YAKIMA, Wash. — It may soon get easier and cheaper to purchase and install solar panels in Yakima.
The city is exploring a possible partnership with Spark Northwest, a Seattle-based nonprofit that aims to expand affordable, locally controlled clean energy.
The group already partners with the Yakima Valley Conference of Governments in south Yakima County and brought a proposal to the Yakima City Council because it wants to work with a municipality. The group also is working with Mercer Island and Issaquah.
The proposal is called Solarize and is designed to simplify investing in solar energy, according to Spark Northwest.
“Our mission is to create communities powered by clean energy, and we wanted it to be locally controlled,” said Solarize program leader and Spark Northwest project manager Jill Eikenhorst.
A volunteer committee of residents would first select a solar installer that agrees to fixed pricing. Potential buyers could then learn more at a series of free educational workshops on technology, incentives and financing. After that, participants could get a free site assessment and a guaranteed price if they sign a contract within a specific time.
The Yakima City Council is expected to discuss the possibility of partnering with the group at its meeting Tuesday.
Council member Carmen Mendez, who’s a member of the Partnerships Committee that reviewed the initial proposal, said the council is expected to quickly decide if it wants to partner with Sparks Northwest.
According to a city staff memo, the recommendation is that the council direct staff to investigate a partnership directly with Spark Northwest or through the Yakima Valley Conference of Governments.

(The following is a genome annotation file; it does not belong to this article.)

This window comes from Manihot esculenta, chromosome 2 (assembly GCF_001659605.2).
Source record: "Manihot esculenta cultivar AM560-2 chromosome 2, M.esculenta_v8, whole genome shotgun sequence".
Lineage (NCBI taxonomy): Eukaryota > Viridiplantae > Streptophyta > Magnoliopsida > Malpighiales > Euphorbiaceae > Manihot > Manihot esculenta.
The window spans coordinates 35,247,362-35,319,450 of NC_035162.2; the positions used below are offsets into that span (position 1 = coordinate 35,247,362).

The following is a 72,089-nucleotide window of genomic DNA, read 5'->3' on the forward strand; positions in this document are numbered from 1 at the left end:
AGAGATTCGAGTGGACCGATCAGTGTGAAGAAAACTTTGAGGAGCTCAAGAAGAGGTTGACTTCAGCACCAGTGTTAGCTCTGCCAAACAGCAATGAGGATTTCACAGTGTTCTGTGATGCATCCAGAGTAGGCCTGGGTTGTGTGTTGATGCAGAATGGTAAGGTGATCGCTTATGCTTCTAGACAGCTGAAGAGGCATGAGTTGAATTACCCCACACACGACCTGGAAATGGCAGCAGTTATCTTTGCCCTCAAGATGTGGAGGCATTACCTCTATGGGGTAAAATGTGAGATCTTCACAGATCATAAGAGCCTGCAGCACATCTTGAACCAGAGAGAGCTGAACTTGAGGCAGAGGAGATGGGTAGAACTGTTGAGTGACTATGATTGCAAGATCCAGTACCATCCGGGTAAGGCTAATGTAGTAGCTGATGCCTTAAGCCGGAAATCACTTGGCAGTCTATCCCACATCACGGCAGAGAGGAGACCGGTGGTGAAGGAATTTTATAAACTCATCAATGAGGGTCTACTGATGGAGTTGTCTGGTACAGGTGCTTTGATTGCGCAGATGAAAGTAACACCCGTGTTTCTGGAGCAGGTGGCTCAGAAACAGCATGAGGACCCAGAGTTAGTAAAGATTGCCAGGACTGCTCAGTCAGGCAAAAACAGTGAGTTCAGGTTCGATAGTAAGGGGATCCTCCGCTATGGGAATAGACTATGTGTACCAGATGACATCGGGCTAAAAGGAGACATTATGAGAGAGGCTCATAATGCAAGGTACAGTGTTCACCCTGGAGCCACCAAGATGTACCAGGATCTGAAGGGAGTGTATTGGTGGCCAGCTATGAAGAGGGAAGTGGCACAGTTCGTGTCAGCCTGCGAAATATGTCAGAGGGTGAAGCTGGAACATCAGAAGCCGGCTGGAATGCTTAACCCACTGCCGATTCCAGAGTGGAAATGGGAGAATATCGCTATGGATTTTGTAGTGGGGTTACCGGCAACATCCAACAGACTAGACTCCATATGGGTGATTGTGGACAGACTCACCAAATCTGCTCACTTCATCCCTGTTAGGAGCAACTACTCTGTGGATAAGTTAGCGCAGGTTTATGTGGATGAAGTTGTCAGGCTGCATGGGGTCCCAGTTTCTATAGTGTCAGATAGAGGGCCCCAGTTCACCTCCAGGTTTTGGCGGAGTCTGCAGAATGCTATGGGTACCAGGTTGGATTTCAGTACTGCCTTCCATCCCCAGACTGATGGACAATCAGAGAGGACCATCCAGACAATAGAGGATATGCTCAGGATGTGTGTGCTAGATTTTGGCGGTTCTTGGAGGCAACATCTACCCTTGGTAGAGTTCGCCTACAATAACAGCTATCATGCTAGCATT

Eikenhorst said the group is specifically interested in partnering with Yakima because it wants to bring clean energy to Latino populations.
“In the past, solar has been mostly accessible to higher-income people in mainstream communities,” she said. “We want to see communities of color be able to access solar.”
Solarize’s model requires community partners — a local government, nonprofit organization or an alliance of groups with a leader — to provide a local campaign manager, community volunteers, outreach to promote workshops and workshop hosting or co-hosting.
In return, Spark Northwest provides training, curriculum and outreach templates, website and participant registration and technical assistance and expertise, according to Spark Northwest.
It’s unclear if the city would be expected to spend any money as part of the program. Eikenhorst said the cost to pay Solarize workers varies based on the project. In some cases a city or other community partner has invested the money and in other instances the group has sought other methods of funding.
“We’re just going to have to figure that piece out,” she said.
Washington private participants who decide to move forward with solar panels could be eligible for federal tax credits worth 30 percent of the installed cost, state energy production incentives or solar loans. Businesses could also be eligible for modified cost recovery programs and grants for rural small businesses.
The meeting starts at 6 p.m. Tuesday at City Hall, 129 N. Second St. The City Council is expected to meet in executive session regarding pending litigation before the meeting, starting at 5:30 p.m.